AmazonBasics High Mileage Motor Oil - Synthetic Blend
AmazonBasics high-mileage synthetic-blend motor oil offers an enhanced level of protection for engines over 75,000 miles. Its synthetic blend combines conventional oil with synthetic for cost efficiency with some of the benefits of a full synthetic. An important part of routine maintenance, the motor oil works well for anything from topping off levels to complete oil changes. Whether it’s a beloved older vehicle or one with an uncertain maintenance history, help protect its engine with AmazonBasics high-mileage, synthetic-blend motor oil.
When selecting parts for a car repair, it pays to know the differences between original and aftermarket parts. Whenever possible, get estimates for both.
Choosing between original and aftermarket car parts — and even used parts of either type — is all about squaring your priorities with your budget.
You’ll have different options depending on the part and the shop. And the best choice will depend on whether you’re trying to keep repairs cheap, restore your car’s appearance after a wreck or soup up your ride.
Original equipment manufacturer (OEM) parts match those that came with your car, and are of the same quality as its original parts. They’re also the most expensive.
The factory-recommended replacement intervals for filters can vary quite a bit depending on the year, make and model of the vehicle, as well as how it is driven. As a rule, older vehicles (those more than 15 to 20 years old) typically have more frequent service intervals than newer vehicles. Why? Because late-model vehicles require less maintenance, thanks to improvements in motor oils, transmission fluids, engine design and filter media.
Many long-life air and oil filters use synthetic fiber media or a blend of cellulose and synthetic fibers to extend filter life.
Changing the oil and filter every 3,000 miles was standard practice decades ago. But it’s no longer necessary because most multi-viscosity oils today are a synthetic blend or a full synthetic that resist viscosity breakdown and oxidation for a much longer period of time. Late-model fuel-injected engines also run much cleaner than their carbureted ancestors, which reduces oil contamination in the crankcase.
Air filters, cabin air filters, oil filters and (sometimes) fuel and transmission filters are important maintenance parts that typically are replaced according to a time and/or mileage schedule. A vehicle’s service schedule recommendations can be found in the owner’s manual or in a separate brochure. Unfortunately, many motorists never read – or totally ignore – the recommendations.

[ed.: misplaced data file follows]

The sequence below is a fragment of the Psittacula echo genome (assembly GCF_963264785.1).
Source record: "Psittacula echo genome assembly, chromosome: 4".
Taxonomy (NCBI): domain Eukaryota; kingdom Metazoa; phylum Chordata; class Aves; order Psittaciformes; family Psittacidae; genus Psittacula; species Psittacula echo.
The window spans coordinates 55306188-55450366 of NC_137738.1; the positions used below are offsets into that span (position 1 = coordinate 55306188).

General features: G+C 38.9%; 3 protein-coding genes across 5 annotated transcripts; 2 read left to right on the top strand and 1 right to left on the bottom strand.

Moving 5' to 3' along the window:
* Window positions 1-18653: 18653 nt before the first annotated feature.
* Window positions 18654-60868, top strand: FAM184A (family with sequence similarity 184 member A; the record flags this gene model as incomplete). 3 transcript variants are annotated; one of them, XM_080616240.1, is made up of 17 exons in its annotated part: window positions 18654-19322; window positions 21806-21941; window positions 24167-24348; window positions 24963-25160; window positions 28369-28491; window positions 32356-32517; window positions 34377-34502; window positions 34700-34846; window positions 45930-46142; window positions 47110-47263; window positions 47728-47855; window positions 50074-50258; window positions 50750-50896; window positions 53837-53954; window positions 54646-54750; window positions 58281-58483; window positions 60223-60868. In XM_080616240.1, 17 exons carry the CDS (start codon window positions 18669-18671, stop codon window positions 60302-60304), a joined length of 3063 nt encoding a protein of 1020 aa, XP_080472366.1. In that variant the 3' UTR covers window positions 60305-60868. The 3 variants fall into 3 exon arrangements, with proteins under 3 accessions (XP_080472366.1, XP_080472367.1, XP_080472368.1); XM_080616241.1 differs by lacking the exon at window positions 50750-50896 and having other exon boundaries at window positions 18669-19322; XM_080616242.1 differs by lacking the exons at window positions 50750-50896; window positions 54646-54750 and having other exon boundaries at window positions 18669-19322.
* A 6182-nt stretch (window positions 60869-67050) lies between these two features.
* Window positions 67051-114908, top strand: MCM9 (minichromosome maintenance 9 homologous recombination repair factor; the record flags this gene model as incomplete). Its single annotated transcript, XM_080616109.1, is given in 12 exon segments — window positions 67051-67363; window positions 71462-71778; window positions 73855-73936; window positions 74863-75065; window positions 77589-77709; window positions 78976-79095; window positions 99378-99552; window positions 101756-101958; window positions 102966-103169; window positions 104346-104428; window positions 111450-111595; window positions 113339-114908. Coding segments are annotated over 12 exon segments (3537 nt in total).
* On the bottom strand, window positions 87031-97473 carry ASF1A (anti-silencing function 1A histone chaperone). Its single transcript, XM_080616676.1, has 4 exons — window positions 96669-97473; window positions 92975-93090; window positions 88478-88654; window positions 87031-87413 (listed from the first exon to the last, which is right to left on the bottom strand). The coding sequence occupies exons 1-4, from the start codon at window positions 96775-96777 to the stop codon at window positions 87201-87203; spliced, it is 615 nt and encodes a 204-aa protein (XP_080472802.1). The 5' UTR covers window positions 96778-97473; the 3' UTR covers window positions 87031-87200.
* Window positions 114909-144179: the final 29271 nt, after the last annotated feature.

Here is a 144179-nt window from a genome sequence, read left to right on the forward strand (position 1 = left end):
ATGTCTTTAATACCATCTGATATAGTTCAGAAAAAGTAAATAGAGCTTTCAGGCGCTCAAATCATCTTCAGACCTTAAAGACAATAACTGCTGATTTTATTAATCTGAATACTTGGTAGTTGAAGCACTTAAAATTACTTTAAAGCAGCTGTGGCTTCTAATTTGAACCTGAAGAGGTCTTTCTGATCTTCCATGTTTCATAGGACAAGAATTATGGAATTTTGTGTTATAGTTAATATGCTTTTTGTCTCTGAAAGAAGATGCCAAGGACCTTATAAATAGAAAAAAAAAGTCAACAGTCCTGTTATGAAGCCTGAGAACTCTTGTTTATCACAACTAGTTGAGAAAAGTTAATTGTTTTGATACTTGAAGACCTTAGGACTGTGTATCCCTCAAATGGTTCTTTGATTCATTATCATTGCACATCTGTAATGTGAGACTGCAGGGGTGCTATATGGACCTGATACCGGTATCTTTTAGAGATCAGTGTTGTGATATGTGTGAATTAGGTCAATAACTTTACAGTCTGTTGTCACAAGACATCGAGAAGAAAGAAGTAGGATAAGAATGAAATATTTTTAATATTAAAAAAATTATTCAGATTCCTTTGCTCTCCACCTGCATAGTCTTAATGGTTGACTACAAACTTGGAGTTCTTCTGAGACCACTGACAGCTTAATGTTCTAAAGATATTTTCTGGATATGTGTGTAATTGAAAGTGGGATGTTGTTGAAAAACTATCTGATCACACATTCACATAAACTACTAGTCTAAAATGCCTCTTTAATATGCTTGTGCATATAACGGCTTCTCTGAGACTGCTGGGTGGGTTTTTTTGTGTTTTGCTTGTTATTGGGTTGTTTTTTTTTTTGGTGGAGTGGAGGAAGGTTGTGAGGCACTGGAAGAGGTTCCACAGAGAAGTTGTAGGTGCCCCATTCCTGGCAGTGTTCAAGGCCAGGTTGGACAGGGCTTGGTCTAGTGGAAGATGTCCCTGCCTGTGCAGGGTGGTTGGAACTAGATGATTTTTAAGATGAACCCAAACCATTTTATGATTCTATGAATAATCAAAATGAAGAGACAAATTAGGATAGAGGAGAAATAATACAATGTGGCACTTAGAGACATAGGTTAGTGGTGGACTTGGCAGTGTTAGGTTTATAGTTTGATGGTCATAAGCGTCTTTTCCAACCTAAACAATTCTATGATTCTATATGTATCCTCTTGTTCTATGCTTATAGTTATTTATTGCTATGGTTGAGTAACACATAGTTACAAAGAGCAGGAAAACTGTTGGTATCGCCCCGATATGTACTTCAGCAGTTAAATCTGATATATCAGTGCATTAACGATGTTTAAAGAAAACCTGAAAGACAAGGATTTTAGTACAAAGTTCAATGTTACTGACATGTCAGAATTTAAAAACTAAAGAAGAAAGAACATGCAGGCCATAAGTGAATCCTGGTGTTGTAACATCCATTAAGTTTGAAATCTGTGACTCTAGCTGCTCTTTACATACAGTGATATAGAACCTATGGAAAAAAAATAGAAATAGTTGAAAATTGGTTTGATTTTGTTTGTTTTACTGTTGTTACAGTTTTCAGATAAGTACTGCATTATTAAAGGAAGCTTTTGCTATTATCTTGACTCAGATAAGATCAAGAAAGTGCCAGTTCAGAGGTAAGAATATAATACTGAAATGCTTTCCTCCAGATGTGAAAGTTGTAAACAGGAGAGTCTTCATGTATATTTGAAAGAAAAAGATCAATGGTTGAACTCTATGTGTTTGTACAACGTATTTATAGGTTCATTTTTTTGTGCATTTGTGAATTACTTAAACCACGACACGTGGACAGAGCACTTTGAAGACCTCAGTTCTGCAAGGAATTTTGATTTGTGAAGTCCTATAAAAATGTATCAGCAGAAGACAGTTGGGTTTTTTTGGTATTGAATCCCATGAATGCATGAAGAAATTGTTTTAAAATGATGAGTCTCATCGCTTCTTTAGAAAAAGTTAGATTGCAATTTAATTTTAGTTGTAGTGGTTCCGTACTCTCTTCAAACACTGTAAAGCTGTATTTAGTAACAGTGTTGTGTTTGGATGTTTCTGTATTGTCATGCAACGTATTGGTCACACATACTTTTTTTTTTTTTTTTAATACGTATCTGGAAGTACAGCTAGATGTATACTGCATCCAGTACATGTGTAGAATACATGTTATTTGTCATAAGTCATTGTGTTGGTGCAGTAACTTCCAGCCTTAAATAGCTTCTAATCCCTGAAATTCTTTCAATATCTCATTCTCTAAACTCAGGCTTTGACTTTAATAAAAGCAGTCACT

Factory service schedules are designed to prolong the life of the engine, transmission and cooling system, to reduce premature wear and breakdowns, but also to minimize maintenance costs while the vehicle is still under warranty. That’s why factory oil change recommendations have been stretched to 7,500 to 10,000 miles or more on many late-model vehicles. Most late-model cars and light trucks no longer have recommended change intervals for transmission fluid and filters, or for fuel filters. These so-called “lifetime” fluids and filters are supposed to last a long time – but they won’t last forever. Experience has shown that “lifetime” filters and fluids don’t live up to the hype.
Fuel filters always should be replaced when a fuel pump is replaced (unless the filter is part of the fuel pump module assembly). Likewise, transmission filters should be replaced if a customer is changing the fluid in their transmission.
Last Line of Defense Against Contaminants
Filters are the first line of defense against contaminants. Air filters keep dirt and abrasive particles out of the engine. A good-quality air filter will trap about 98 percent or more of the particles that can cause trouble inside an engine. As the filter media becomes saturated with dirt, it’s efficiency actually increases. But, as the filter becomes clogged with more and more dirt, it also becomes more restrictive to airflow. The greater the pressure drop across the filter, the more it hurts performance and fuel economy.